In keeping with our themes of Christian nihilism and Dudist abiding, I reread an essay by Peiper -- the limber lama of leisure -- on the ins & outs of these complicated subjects.
The Resistance. Just how does one resist a totalitarian worker state that seeks to enclose man in the Matrix, in service to the Conspiracy? "In the long run, the only adequate resistance" involves rediscovery and realization of the idea that "we work in order to have leisure."
Yes, but what is leisure for? That's the point: it is for nothing, bearing in mind that nothing isn't just anything. It must be distinguished from the mere nothing of nihilists, pacifists, and other perverts lacking any real ethos. In this context, "doing nothing" would be the opposite of the One True Leisure:
we work in order to do something, in order to be able to do something that is not work. What sort of activity is being referred to here? Recreation, entertainment, amusement, play -- none of these is meant here.
No, what we're talking about here is "activity which is meaningful in itself." Work, for example, is indeed meaningful, but not for itself, rather, for the sake of other things.
This touches on the original meaning of "liberal arts," which were in contradistinction to the servile arts. One might say that the purpose of the latter is to provide us the slack to indulge in the former -- as in how John Adams studied the arts of politics and war in the hope that his sons might have the slack to pursue mathematics and philosophy, and their children to fool around with painting, poetry, and music.
Of course, nowadays the liberal arts have been subsumed by the servile and worse; indeed, a man who does an honest day's labor with his hands is infinitely preferable to those tenured vulgarians who have transformed the liberal arts into a club with which to beat the restavus into ideological submission. The humanities now serve only to further our dehumanization.
Yes, literally, bearing in mind the related questions of 1) what is a person?, and 2) what are persons for?
Clearly, it is only possible to give an answer to this if one has a particular conception of the human person. What concerns us here is nothing less than the fulfillment of human existence. In what does this fulfillment consist?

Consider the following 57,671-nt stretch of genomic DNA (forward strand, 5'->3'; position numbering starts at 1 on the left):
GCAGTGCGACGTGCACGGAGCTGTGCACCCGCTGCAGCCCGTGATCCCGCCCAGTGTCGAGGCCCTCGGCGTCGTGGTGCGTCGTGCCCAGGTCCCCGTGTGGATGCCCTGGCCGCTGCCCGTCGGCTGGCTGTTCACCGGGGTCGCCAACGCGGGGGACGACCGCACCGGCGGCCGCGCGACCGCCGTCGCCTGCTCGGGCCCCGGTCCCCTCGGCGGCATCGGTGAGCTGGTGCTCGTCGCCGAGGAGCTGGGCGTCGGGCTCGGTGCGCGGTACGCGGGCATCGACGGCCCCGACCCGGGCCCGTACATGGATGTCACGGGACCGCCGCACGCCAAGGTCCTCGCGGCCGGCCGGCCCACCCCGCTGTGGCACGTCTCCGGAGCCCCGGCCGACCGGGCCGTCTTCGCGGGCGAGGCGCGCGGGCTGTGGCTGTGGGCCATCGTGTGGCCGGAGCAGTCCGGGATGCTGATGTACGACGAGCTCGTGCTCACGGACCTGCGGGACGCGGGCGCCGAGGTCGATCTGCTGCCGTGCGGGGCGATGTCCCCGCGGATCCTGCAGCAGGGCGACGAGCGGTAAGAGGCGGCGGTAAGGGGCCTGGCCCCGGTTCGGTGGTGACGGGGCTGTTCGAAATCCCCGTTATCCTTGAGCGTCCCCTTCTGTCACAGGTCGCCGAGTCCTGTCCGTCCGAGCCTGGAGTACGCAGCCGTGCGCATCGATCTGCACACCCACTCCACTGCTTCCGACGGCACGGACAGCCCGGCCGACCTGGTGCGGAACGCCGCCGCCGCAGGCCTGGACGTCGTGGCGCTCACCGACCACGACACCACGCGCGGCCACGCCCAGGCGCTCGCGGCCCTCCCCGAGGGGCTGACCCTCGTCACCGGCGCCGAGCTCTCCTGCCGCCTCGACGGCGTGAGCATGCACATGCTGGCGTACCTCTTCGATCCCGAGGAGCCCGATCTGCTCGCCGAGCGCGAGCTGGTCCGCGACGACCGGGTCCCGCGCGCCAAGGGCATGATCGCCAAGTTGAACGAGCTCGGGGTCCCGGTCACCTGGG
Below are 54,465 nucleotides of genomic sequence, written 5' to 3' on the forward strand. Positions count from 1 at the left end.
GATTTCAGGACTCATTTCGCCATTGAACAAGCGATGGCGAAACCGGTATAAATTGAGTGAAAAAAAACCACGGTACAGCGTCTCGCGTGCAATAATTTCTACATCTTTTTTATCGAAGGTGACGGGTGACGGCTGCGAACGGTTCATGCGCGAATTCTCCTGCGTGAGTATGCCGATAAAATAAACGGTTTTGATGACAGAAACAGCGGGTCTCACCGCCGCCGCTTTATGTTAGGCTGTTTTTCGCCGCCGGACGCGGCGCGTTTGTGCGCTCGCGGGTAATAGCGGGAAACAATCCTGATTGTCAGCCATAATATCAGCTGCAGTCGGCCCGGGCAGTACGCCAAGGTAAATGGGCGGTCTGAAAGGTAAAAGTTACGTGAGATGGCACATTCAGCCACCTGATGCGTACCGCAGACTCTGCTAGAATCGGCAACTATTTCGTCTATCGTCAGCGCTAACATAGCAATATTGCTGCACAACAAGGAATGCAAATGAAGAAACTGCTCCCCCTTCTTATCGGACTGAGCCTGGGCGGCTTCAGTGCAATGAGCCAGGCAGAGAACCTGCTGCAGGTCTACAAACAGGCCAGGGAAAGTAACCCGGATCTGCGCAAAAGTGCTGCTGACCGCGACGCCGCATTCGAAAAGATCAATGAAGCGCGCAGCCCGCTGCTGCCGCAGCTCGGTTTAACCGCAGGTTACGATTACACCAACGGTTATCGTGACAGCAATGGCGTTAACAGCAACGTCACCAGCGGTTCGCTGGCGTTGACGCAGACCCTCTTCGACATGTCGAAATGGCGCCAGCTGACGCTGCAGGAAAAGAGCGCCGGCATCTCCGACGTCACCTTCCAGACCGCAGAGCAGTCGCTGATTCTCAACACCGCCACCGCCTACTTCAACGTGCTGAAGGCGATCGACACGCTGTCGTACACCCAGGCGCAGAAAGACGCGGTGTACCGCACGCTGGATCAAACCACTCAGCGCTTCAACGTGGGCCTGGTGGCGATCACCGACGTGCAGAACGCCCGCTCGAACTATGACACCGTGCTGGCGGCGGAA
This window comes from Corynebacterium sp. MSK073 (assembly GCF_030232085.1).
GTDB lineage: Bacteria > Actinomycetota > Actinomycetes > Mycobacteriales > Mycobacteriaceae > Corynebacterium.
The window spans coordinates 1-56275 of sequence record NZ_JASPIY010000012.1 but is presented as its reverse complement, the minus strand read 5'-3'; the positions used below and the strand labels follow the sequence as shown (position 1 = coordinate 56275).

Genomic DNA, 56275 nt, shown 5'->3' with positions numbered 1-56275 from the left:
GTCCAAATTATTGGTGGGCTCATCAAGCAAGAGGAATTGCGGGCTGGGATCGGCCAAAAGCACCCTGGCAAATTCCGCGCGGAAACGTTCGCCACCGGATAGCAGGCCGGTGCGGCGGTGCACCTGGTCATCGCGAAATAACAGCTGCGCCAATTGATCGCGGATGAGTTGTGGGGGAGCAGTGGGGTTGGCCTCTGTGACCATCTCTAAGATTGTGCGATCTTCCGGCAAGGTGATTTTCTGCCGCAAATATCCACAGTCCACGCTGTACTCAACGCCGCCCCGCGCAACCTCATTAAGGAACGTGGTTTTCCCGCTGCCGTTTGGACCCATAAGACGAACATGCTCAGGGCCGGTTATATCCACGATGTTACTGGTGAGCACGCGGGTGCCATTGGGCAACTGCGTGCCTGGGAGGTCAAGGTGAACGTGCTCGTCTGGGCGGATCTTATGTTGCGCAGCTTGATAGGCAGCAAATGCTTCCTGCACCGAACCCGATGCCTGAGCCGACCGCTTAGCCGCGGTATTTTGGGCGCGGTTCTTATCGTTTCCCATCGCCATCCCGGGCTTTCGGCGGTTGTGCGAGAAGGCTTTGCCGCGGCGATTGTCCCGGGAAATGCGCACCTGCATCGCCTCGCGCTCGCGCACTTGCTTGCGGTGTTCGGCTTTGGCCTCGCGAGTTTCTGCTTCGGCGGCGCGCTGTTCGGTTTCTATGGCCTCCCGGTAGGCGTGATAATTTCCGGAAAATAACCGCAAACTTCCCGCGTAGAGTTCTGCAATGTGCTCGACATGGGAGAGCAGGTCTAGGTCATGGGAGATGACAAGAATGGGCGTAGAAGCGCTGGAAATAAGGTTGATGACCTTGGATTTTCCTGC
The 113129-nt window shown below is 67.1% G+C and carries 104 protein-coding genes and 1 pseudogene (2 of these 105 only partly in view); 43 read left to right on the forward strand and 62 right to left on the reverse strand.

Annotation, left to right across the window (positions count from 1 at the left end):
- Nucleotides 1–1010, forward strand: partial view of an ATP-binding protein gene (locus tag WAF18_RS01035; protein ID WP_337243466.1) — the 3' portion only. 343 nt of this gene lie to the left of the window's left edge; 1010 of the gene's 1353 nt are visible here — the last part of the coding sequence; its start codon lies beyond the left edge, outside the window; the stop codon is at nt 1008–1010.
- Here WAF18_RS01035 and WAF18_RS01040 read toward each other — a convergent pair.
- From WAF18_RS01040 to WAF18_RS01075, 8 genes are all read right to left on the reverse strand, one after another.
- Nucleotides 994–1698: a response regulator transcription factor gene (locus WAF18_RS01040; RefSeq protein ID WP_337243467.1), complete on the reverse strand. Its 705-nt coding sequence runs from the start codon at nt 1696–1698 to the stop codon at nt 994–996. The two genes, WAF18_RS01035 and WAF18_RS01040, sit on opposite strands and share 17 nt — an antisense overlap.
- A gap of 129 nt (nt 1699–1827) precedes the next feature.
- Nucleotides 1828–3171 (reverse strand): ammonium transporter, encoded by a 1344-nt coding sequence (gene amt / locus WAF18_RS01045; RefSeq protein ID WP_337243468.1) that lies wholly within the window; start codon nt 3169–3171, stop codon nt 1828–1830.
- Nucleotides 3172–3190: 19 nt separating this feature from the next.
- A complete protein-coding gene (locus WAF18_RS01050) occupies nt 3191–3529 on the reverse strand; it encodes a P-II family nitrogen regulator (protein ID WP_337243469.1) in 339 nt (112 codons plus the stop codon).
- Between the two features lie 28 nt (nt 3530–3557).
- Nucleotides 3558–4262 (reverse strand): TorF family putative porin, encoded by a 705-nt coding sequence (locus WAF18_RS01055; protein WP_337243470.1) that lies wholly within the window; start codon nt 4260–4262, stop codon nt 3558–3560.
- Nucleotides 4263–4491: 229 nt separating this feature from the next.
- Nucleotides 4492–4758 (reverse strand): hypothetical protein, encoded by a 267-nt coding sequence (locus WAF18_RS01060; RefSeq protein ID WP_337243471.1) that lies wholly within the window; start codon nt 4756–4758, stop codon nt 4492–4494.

The lapidary leisurist speaks for me and perhaps a few other cosmic misfits: "The answer offered by Western tradition would be this: whenever, when seeing, watching, contemplating"
we make make contact with the center of the world, with the hidden, ultimate meanings of life as a whole, with the divine root of things, with the quintessence of all archetypes... wherever and whenever we turn in this way to reality as a whole, we are involved in activity which is meaningful in itself.
I'm gonna guess that contemplating reality as a whole requires the whole of man.
To know God with all that we are: the very infinity of the object of knowledge requires the totality of the act of knowing.... he who wants the center must realize the whole (Schuon).
This contemplative contact with the Center of the world requires "an attitude of receptive openness and listening silence -- an attitude, therefore, which is completely contrary to the attitude of labor, i.e., of strained activity." Rather, "the fulfilling things in life... come to us only when we are able to receive them as gift" (Pieper).
This checks out. For example,
The routine is the preferred scene of epiphanies.
In reality the only worthwhile thing is the spontaneous fruit of forgotten meditations.
Religion is not a set of solutions to known problems, but a new dimension of the universe. The religious man lives among realities that the secular man ignores, but he does not hold the key to a riddle. Religious peace is not the peace of the problem solved, but of the love accepted. --Dávila x 3